COVID-19: Airborne transmission?
Some of you may have been as confused as I was by the recent reports suggesting that the possibility of airborne transmission of SARS-CoV2 has been neglected. You would be forgiven for thinking that the airborne route is what we’ve been talking about all along, and that it is the main route of transmission. That’s what masks and distancing are all about. This is an attempt to straighten out the issues.
When we cough or sneeze, or, to a lesser extent, talk or even just breathe, we eject small droplets of saliva and mucus. A sneeze may produce thousands of these, while a cough may yield only a few hundred. For talking, or singing, it will depend on the consonants – f, b, p, t and s are especially good at producing droplets (I am indebted to Cedric Mims in The Pathogenesis of Infectious Disease for the observation that most abusive words in English start with one of these consonants!). If we are infected with a respiratory tract pathogen, such as SARS-CoV2, then some of these droplets may contain virus particles. I’ll come back to that later.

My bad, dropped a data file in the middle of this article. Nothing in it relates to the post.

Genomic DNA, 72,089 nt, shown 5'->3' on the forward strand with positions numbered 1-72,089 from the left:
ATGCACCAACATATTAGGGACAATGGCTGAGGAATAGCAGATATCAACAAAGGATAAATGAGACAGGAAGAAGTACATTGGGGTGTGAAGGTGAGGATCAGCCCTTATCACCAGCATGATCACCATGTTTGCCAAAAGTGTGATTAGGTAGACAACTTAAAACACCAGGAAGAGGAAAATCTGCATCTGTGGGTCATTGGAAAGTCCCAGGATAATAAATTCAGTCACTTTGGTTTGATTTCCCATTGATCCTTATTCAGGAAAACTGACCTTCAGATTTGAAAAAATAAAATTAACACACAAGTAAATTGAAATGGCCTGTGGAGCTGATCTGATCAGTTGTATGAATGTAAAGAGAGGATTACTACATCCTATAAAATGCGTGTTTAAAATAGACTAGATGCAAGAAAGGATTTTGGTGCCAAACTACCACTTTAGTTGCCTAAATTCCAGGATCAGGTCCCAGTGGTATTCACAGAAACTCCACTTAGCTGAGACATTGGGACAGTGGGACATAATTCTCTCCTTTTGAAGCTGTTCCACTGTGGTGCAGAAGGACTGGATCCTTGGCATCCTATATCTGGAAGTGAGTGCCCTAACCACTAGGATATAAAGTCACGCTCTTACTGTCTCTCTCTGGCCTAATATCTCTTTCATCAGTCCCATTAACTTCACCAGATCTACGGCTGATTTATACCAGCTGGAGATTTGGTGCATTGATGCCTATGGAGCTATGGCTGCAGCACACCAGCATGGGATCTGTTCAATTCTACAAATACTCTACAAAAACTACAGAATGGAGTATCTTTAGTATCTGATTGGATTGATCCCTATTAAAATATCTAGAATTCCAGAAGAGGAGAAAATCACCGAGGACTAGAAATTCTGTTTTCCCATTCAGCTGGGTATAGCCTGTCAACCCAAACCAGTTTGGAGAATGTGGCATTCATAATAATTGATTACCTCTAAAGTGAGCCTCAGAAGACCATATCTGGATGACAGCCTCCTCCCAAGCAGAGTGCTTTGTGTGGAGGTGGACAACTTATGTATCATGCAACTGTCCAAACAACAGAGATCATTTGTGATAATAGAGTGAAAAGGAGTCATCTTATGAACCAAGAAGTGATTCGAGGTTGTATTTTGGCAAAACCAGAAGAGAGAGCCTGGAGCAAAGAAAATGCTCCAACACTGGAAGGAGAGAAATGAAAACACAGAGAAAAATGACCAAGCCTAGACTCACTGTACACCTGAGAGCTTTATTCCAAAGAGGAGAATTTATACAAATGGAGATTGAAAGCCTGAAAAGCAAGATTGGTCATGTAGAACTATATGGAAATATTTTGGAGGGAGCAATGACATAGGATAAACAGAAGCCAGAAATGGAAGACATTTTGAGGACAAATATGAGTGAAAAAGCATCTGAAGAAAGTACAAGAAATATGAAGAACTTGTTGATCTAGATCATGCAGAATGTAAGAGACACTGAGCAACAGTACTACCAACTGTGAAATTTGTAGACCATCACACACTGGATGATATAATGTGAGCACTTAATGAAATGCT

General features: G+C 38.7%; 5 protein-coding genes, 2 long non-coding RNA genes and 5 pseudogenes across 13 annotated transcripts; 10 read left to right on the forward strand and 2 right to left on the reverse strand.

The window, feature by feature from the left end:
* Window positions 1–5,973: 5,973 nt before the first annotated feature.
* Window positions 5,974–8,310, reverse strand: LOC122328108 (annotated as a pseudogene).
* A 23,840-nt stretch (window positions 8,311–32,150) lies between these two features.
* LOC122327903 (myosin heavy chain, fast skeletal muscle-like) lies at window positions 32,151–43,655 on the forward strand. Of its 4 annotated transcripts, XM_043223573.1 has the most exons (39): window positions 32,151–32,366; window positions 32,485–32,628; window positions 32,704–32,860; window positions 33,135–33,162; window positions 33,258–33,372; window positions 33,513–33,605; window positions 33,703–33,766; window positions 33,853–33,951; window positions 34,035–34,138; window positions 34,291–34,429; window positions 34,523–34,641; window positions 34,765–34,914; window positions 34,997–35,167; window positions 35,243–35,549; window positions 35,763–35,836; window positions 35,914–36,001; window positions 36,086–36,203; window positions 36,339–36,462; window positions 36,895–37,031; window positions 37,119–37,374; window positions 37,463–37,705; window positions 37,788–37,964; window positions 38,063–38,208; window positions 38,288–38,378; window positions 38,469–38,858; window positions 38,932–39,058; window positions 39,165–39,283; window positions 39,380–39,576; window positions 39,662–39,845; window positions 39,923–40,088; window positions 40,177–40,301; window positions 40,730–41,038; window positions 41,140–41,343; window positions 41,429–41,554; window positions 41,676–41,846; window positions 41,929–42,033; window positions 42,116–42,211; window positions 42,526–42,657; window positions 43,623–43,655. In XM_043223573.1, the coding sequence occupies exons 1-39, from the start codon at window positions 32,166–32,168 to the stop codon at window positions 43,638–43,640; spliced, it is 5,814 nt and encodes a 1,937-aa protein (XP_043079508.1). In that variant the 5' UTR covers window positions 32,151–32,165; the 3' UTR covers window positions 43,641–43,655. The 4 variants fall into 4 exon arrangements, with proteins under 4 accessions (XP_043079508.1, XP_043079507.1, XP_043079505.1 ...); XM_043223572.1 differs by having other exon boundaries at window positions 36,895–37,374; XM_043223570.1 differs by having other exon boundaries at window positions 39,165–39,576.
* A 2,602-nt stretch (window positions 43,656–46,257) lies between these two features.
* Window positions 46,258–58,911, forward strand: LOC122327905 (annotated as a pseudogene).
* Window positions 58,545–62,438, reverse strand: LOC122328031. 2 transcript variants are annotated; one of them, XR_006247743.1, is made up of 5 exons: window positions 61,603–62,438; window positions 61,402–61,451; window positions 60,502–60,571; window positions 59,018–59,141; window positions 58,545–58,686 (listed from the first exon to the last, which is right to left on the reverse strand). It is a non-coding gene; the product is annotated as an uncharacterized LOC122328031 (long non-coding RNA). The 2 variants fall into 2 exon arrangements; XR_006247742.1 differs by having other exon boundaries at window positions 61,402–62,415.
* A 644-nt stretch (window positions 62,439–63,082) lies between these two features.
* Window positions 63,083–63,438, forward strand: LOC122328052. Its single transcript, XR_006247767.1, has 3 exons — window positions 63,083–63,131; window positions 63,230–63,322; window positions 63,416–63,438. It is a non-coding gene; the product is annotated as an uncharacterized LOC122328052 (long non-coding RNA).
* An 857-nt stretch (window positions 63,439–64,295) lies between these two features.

What happens to those droplets? That depends on their size. The largest ones (1mm or more) will fall to the ground (or some other surface) within a few metres or less. With the smaller ones, because they have a large surface area relative to their volume, the water content will evaporate rapidly, resulting in tiny particles (‘droplet nuclei’) less than 5 micrometres in size (a micrometre is a millionth of a metre, or a thousandth of a millimetre). These can remain airborne virtually indefinitely. It is the potential of these particles to transmit the disease that is the focus of the current discussion. This is sometimes referred to as ‘aerosol transmission’ to distinguish it from transmission by large droplets.
Some unanswered questions
In order to assess the significance of the potential risk posed by these tiny particles, we need to consider the following factors:
– the likelihood that they carry the virus
– how many virus particles they carry
– how long will the virus remain able to establish infection
– how are they distributed in the air
– How many virus particles are needed to cause an infection (the infective dose).
Most of these are unknown; we’re just guessing, partly based on experience with other viruses. Let’s fill in some details.
Will the particles contain virus particles, and how many?
This depends on another unknown, the viral load, or more specifically the number of virus particles shed by someone infected. One of the main factors limiting our knowledge here, and elsewhere, is that almost exclusively the assays are based on detection of viral RNA rather than viable virus particles (which are much more difficult to measure).